P: n/a [ Boris Borcic] x.sort(cmp = lambda x,y : cmp(random.random(),0.5)) pick a random shuffle of x with uniform distribution ? Say len(x) == N. With Python's current sort, the conjecture is true if and only if N <= 2. Intuitively, assuming list.sort() does a minimal number of comparisons to achieve the sort, No idea what that could mean in a rigorous, algorithm-independent way. I'd say the answer is yes. But I don't feel quite confortable with the intuition... can anyone think of a more solid argumentation ? If a list is already sorted, or reverse-sorted, the minimum number of comparisons needed to determine that is N-1, and Python's current sort achieves that. It first looks for the longest ascending or descending run. If comparison outcomes are random, it will decide "yes, already sorted" with probability 1/2**(N-1), and likewise for reverse-sorted. When N 2, those are larger than the "correct" probabilities 1/(N!). So., e.g., when N=3, the sort will leave the list alone 1/4th of the time (and will reverse the list in-place another 1/4th). That makes the identity and reversal permutations much more likely than "they should be", and the bias is worse as N increases. Of course random.shuffle(x) is the intended way to effect a permutation uniformly at random. Jul 21 '06 #5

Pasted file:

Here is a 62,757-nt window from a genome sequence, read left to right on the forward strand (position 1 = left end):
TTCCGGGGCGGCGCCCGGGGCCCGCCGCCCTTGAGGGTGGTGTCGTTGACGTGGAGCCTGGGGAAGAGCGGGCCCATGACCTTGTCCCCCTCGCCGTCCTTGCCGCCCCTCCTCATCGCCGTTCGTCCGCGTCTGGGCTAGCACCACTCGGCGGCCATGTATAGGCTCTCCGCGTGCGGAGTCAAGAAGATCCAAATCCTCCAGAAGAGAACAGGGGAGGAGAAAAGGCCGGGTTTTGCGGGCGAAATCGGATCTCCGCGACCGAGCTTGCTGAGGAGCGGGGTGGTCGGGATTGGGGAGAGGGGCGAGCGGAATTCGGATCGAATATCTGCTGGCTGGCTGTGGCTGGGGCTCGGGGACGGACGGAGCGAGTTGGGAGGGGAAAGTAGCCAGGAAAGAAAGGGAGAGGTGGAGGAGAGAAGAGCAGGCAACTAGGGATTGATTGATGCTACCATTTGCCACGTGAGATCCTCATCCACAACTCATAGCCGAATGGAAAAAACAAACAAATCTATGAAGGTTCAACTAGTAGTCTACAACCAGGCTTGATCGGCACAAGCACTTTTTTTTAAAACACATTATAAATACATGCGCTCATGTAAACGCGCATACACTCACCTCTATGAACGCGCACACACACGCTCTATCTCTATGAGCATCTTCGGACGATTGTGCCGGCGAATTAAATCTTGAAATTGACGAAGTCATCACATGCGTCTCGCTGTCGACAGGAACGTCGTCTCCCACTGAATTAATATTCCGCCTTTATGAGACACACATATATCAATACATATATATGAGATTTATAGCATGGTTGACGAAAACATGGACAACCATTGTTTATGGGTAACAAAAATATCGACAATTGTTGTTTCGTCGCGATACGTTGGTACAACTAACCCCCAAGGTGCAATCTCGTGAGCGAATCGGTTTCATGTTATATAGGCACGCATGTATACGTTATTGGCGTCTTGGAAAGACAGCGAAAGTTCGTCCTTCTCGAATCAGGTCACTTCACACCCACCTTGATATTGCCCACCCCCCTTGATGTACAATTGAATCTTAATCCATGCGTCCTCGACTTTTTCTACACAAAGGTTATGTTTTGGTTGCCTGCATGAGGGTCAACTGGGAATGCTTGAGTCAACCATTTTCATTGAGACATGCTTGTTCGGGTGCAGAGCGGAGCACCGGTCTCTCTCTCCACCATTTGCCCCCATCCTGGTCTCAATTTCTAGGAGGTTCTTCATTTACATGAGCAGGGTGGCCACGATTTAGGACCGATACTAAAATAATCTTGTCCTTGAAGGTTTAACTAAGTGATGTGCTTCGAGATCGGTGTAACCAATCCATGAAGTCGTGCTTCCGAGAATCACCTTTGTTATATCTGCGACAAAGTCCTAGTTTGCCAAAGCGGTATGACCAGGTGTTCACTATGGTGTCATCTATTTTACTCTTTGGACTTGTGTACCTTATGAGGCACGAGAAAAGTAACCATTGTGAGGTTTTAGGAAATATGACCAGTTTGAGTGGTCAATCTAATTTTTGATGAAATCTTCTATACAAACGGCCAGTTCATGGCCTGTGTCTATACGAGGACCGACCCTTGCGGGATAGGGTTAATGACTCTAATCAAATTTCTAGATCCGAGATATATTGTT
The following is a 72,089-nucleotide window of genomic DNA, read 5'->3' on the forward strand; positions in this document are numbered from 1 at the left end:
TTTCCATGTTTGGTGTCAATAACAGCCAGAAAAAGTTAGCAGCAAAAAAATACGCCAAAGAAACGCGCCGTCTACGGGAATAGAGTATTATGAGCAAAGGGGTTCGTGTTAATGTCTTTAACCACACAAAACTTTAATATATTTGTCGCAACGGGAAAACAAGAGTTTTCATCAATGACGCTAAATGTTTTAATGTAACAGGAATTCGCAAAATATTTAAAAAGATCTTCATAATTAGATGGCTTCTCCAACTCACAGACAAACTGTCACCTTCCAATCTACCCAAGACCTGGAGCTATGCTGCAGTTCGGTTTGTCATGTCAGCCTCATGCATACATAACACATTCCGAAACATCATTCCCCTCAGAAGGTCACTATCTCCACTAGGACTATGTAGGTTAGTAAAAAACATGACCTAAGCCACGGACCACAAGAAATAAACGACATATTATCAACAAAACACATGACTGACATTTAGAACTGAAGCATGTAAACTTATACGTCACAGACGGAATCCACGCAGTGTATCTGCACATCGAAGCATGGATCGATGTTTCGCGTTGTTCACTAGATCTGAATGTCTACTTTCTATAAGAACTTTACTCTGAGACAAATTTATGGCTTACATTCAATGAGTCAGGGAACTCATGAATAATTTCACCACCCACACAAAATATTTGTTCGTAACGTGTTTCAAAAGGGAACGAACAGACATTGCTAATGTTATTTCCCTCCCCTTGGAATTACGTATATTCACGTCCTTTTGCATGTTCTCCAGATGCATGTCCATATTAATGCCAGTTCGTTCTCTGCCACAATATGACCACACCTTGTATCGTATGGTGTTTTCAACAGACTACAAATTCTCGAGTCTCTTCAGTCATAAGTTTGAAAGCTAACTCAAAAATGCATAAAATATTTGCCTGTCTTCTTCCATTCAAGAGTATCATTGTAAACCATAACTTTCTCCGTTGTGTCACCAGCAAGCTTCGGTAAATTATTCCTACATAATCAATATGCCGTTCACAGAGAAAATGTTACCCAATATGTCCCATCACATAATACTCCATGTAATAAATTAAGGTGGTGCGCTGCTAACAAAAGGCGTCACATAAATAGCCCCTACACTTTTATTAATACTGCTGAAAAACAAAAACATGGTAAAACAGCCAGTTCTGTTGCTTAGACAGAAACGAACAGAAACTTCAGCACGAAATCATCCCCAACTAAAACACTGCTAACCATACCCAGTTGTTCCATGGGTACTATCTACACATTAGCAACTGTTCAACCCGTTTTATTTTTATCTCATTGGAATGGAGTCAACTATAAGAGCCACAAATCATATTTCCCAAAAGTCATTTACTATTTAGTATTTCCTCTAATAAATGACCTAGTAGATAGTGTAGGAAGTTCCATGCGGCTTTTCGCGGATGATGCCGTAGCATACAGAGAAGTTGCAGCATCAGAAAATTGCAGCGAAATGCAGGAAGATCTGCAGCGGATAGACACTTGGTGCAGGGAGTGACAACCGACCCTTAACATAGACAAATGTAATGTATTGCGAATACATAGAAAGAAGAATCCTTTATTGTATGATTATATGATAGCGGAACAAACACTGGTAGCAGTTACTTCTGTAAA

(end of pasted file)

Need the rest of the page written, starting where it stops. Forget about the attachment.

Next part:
P: n/a Boris Borcic